We have two recent commentaries that detail how schools and teachers fail students in the teaching of writing—one comes from a college student and the other, from a former teacher. While both reach the same conclusion about the teaching of writing, the reasons for those failures are in conflict, suggesting that we must consider whether schools and teachers are fumbling the teaching of writing, and then why.
Posted at Anthony Cody’s Living in Dialogue, a former Massachusetts student and current college student, Joan Brunetta, confronts the negative consequences of high-stakes accountability driven by standards and testing:
I am currently a student at Williams College, but I grew up in the public school system in Cambridge, MA and was among the first cohort of kids to have every single MCAS test administered, 3rd grade through 10th. Over the course of my years in the Cambridge public school system, I saw the scope of my education narrowed with increased testing, from a curriculum that valued student growth, experiences, and emotions, to one that was often cold and hard and moved on whether or not we were ready.
Brunetta’s experience should not be discounted as anecdotal since an analysis of twenty years of reform in her home state tends to reinforce her claim. As well, her message about how writing instruction distorted by standards and testing failed her is equally compelling:
In the years I attended high school, in which more focus was centered on testing, much more of our learning was directed toward tests. I wrote hardly anything but five-paragraph essays in high school English and history classes before 11th grade….
Some students said that they actually remember more of what they learned in elementary school than of the material they had learned just the last semester in high school, because those pieces of history or literature were taught in a context and were talked about, not glossed over and memorized quickly. Others noted that they had actually read and written more in elementary school than high school….
Here’s a rubric that my 7th and 8th grade teachers used for evaluating our essays. This is what real rigor looks like to me. Our papers were looked at as true pieces of writing, with respect to our ideas, our structure, and our use of language. If you compare this to the rubric for an MCAS essay or an AP essay (both of which apparently test for a “higher” level of critical thinking), the juxtaposition is truly laughable. I would particularly like to point out the 7/8th grade criteria for good organization: “The paper has a thoughtful structure that surfaces from the ideas, more than the ideas feeling constrained by the structure. Paragraphs and examples connect with fluid transitions when necessary to make the relationships between ideas clear. The organization is not predictable but artful and interesting in the way it supports the ideas.” (emphasis my own)
To do this in writing is hard. It is a challenge. It is what real writers do when they write engaging essays, books, and articles. In MCAS essays and all the essays we wrote to prepare for MCAS essays, using an unpredictable structure was wrong. To do anything but constrain your ideas by the structure was very wrong. When we learned essay writing in high school, we were often handed a worksheet, already set up in five paragraphs, telling you exactly where to put the thesis, the topic sentences, and the “hook.” In my freshman history class, I was told that each paragraph should have 5-9 sentences, regardless of the ideas presented in the paragraph. The ideas didn’t matter–structure reigned supreme. There is nothing wrong with learning how to write in a structured and clear way–for many students, having certain structures to rely on or start with is very helpful. But when testing was involved, all of our writing was reduced to a single, simple, and restrictive structure–simply because that structure is simpler (and therefore cheaper) to grade. It is important to note here that I have heard multiple college professors specifically tell all their well-trained, test-ready students never to use this structure in their writing.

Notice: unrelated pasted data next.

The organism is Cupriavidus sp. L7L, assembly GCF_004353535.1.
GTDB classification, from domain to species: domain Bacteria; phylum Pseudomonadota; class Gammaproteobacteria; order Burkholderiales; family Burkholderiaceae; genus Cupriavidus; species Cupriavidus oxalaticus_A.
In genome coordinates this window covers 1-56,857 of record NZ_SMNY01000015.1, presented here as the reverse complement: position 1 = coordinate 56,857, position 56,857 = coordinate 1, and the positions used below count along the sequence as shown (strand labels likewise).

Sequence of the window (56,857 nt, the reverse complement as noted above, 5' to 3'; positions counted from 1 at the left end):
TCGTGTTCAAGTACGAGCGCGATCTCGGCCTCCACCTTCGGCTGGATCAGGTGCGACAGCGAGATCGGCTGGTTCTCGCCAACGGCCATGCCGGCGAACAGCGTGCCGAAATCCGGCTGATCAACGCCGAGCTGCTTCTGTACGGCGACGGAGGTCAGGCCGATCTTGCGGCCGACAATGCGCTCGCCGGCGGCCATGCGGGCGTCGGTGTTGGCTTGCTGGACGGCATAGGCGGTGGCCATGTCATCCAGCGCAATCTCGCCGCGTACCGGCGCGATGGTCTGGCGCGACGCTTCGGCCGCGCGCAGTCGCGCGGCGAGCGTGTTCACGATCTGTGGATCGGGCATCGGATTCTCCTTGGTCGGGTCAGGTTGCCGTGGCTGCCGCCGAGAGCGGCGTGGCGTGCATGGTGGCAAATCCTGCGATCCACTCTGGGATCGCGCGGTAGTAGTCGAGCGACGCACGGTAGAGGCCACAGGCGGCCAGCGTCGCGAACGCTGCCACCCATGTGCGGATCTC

Furthermore, in elementary school, we were taught to edit our writing (a skill totally missing from any MCAS standards and tests and generally lacking from high school); we wrote at least 2 or 3 drafts each time. At the end of the year, we created a portfolio presentation, which we gave to parents, teachers, and community members about how we had grown over the year, what we still needed to work on, and what our goals were for next year. Almost all of my writing practices and skills that I use each day in college –and even more so, the ability to evaluate my own work and see what I need to do in the next draft or on the next paper–come from my middle school years in a school that was not following the guidelines and was refusing to prep us for tests.
Again, Brunetta’s experience is one student’s story that is typical of how high school instruction in the U.S. has been decimated by accountability, standards, and testing. Applebee and Langer, in fact, have compiled a powerful examination of the exact experiences Brunetta details: Despite teachers being aware of a growing body of research on how best to teach writing (in ways Brunetta experienced in elementary and middle school), there remains a “considerable gap between the research currently available and the utilization of that research in school programs and methods” (LaBrant, 1947, p. 87), notably in writing instruction in schools today.